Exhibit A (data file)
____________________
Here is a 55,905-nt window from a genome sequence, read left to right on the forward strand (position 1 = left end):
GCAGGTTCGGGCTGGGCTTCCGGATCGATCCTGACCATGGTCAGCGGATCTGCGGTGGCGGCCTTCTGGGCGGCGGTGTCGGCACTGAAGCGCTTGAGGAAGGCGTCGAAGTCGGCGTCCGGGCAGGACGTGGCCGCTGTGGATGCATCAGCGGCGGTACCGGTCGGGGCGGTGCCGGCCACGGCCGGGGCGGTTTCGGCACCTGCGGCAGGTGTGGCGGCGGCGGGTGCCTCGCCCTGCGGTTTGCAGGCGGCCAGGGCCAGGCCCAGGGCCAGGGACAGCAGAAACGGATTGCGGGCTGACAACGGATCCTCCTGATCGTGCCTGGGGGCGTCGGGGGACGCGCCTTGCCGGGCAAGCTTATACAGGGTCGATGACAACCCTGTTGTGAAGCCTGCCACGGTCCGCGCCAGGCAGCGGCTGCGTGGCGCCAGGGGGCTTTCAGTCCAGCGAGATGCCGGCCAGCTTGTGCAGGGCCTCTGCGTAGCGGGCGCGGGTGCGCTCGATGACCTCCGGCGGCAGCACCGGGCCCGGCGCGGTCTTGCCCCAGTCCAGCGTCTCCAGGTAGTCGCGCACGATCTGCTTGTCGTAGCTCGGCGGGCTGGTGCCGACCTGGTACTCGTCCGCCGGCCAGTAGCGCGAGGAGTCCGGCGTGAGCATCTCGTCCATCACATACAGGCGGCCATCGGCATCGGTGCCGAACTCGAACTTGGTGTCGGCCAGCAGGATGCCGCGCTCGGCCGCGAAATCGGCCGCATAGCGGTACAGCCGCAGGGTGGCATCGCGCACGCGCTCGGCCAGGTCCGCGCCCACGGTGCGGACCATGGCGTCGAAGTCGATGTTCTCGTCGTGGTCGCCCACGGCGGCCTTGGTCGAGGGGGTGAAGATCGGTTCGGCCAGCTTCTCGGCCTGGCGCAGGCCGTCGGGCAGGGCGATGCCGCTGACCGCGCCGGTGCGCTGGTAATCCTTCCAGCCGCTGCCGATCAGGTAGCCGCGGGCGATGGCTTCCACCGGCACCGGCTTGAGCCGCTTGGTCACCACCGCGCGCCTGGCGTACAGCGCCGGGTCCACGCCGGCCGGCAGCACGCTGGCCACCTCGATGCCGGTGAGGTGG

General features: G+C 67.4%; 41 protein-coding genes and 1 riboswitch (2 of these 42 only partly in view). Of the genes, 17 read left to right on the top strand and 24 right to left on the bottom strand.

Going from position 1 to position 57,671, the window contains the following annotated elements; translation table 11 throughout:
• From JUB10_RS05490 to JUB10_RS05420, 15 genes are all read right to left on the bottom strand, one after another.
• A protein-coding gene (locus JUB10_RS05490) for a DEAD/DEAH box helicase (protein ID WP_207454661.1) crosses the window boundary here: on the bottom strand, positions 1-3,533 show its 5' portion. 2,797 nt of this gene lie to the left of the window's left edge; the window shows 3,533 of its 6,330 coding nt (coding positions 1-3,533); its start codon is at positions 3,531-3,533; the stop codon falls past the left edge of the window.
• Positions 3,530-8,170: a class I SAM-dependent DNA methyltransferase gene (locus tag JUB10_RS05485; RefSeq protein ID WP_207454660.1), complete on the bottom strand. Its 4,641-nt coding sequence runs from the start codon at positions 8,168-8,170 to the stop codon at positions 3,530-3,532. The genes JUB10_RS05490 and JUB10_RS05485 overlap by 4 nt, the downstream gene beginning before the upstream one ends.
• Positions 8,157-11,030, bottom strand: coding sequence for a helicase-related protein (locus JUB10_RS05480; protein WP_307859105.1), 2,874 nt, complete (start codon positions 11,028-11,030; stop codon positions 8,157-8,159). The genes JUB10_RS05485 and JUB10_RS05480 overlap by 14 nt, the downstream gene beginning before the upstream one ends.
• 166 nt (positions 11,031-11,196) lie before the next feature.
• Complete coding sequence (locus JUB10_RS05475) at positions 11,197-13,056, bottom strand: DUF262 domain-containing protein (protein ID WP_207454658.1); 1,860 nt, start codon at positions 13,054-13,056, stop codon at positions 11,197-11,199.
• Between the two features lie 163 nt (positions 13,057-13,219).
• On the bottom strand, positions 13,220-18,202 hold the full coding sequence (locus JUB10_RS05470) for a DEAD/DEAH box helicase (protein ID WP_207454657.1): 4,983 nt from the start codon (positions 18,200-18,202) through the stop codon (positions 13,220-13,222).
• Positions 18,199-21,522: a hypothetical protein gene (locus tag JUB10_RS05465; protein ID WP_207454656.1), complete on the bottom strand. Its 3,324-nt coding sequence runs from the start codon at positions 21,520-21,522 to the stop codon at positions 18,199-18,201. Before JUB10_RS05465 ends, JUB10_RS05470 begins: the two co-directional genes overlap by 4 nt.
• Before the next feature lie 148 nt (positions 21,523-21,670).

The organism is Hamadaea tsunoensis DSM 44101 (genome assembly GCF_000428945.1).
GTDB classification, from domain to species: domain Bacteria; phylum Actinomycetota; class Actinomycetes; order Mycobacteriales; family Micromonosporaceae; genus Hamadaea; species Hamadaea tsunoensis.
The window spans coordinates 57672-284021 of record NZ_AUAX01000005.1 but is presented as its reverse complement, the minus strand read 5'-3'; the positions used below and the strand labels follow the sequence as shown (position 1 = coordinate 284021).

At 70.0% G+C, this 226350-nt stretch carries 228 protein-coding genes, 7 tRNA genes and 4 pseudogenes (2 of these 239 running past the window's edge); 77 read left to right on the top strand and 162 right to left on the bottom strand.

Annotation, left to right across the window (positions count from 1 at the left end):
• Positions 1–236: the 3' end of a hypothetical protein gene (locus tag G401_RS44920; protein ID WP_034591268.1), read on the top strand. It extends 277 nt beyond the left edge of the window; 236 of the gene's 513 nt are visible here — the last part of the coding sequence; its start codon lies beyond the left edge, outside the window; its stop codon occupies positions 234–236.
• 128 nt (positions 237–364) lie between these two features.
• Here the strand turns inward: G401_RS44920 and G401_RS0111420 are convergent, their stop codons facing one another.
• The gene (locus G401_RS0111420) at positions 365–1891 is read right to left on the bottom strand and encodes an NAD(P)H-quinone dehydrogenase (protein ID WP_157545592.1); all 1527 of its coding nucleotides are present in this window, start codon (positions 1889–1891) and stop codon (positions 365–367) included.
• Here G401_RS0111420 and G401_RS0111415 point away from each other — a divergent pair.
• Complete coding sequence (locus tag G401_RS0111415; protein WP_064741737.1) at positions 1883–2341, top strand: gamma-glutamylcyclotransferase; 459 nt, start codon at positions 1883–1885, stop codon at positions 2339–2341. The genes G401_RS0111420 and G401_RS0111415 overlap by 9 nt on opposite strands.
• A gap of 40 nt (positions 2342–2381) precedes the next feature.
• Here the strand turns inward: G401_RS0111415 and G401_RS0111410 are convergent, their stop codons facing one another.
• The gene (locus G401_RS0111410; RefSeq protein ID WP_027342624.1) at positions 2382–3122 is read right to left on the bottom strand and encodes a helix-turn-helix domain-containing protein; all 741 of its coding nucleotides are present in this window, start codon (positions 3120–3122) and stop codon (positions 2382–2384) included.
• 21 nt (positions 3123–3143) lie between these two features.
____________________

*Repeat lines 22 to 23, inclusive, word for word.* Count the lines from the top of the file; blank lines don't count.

• Here the strand turns inward: G401_RS44920 and G401_RS0111420 are convergent, their stop codons facing one another.
• The gene (locus G401_RS0111420) at positions 365–1891 is read right to left on the bottom strand and encodes an NAD(P)H-quinone dehydrogenase (protein ID WP_157545592.1); all 1527 of its coding nucleotides are present in this window, start codon (positions 1889–1891) and stop codon (positions 365–367) included.